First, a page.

An immediate key issue for the Council is the extension of the South Sudan sanctions regime (targeted sanctions and the arms embargo) and renewing the mandate of the panel of experts assisting the 2206 South Sudan Sanctions Committee. In their discussions in May, Council members are likely to be guided by the findings and the recommendations of the panel’s 15 March final report, as well as the progress made by the South Sudanese authorities against the benchmarks outlined in resolution 2577.

One option for Council members is to renew the sanctions measures and the panel’s mandate for one year while retaining the benchmarks and calling for further progress in their implementation.

An ongoing concern for the Council is the significant political and security challenges in South Sudan stemming from the delays in implementing the R-ARCSS. A key issue in this regard is what the Council can do to encourage the parties to make progress towards implementing the outstanding tasks. Looking ahead to the general elections, expected to be held in December, several members may reiterate their call for completing the outstanding tasks in a timely manner to ensure peaceful, transparent, inclusive, and credible elections. They may also continue to encourage South Sudanese authorities to ensure free civic space and call upon all parties to seek dialogue and consensus to resolve any election-related disputes.

Ahead of the election period, Council members could consider a visiting mission to South Sudan to assess the situation on the ground and engage with the various parties to the R-ARCSS. (The last Council visiting mission to South Sudan took place in 2019.)

Council and Wider Dynamics 

The discussion on sanctions imposed on South Sudan remains a divisive issue in the Council. When the Council last renewed the sanctions regime in May 2023 through resolution 2683, five Council members abstained—China, Mozambique, Russia, and then-Council members Gabon and Ghana.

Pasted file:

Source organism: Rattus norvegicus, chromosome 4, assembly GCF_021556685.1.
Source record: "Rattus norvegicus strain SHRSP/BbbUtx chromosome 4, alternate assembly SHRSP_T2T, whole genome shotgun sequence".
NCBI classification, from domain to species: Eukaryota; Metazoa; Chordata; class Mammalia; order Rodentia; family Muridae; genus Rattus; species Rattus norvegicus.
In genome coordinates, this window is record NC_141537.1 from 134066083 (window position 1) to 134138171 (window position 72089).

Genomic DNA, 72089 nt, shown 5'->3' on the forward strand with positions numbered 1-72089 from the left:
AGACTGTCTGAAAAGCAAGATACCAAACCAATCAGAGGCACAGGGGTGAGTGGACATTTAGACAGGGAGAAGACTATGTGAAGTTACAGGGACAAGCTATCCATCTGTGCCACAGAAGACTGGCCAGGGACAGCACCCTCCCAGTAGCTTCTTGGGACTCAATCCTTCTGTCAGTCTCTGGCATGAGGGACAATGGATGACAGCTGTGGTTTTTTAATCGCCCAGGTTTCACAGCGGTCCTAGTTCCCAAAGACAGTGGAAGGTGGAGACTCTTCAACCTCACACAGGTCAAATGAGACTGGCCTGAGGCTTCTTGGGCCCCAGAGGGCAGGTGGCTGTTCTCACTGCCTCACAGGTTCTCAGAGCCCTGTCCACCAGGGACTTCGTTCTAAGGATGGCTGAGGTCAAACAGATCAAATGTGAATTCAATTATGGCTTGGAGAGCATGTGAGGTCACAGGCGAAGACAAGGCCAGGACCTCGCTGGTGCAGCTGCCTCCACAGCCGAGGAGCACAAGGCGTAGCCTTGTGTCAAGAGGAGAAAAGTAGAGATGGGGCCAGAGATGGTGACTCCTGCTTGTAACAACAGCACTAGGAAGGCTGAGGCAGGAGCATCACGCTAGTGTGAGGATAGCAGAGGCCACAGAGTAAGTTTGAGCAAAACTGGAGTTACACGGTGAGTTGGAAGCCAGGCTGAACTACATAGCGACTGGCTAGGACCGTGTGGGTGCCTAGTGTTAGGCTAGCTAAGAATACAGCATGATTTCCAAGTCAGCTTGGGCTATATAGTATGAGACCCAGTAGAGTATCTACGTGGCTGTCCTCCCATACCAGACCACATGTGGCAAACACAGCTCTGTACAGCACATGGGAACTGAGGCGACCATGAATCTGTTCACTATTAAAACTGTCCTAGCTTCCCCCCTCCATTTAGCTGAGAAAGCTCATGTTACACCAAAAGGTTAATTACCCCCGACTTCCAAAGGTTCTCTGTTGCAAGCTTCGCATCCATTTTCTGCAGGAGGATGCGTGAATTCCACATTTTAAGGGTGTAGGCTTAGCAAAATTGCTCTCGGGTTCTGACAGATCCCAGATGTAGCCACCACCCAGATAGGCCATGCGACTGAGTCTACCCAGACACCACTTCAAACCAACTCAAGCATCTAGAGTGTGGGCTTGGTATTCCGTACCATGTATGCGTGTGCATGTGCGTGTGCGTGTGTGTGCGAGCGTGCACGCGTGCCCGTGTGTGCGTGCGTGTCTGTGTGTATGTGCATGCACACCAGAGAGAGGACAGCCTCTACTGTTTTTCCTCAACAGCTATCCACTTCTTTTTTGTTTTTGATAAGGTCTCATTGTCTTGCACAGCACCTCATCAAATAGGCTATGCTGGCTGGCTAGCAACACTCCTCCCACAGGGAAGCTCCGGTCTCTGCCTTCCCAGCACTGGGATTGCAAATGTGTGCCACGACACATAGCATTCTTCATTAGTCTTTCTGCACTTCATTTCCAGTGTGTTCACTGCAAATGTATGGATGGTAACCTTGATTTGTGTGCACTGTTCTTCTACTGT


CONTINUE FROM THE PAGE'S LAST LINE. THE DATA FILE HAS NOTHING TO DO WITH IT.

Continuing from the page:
Several Council members, including France, the UK, and the US, believe that sanctions are a useful tool to maintain pressure on the parties to implement the R-ARCSS. These members argue that the arms embargo, initially imposed in July 2018 with the adoption of resolution 2428, has contributed to the reduction of violence by curtailing the flow of weapons to South Sudan, and express concern that the lifting of the arms embargo would negatively affect the security situation.

On the other hand, China and Russia have long opposed the South Sudan sanctions regime. African members of the Council have also expressed concerns about maintaining the sanctions regime, which in their view undermines progress in the political and security spheres.

The AU Peace and Security Council (AUPSC) and the Intergovernmental Authority on Development (IGAD) have repeatedly called for lifting the arms embargo on South Sudan, and several regional states have also expressed opposition to the arms embargo. In a 7 March communiqué, the AUPSC called on the international community to lift the arms embargo and other sanctions imposed on South Sudan.

The US is the penholder on South Sudan, and Ambassador Michael Imran Kanu (Sierra Leone) chairs the 2206 South Sudan Sanctions Committee.

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Security Council Resolutions
30 May 2023S/RES/2683 This resolution renewed the South Sudan sanctions regime for one year.
Secretary-General’s Reports
15 April 2024S/2024/309 This was the assessment report on the implementation of the benchmarks outlined in resolution 2577.
26 February 2024S/2024/188 This was the Secretary-General’s 90-day report on South Sudan.
Security Council Letters
8 April 2024S/2024/297 This letter transmitted the assessment regarding South Sudan’s election preparedness and outstanding tasks related to the implementation of the R-ARCSS.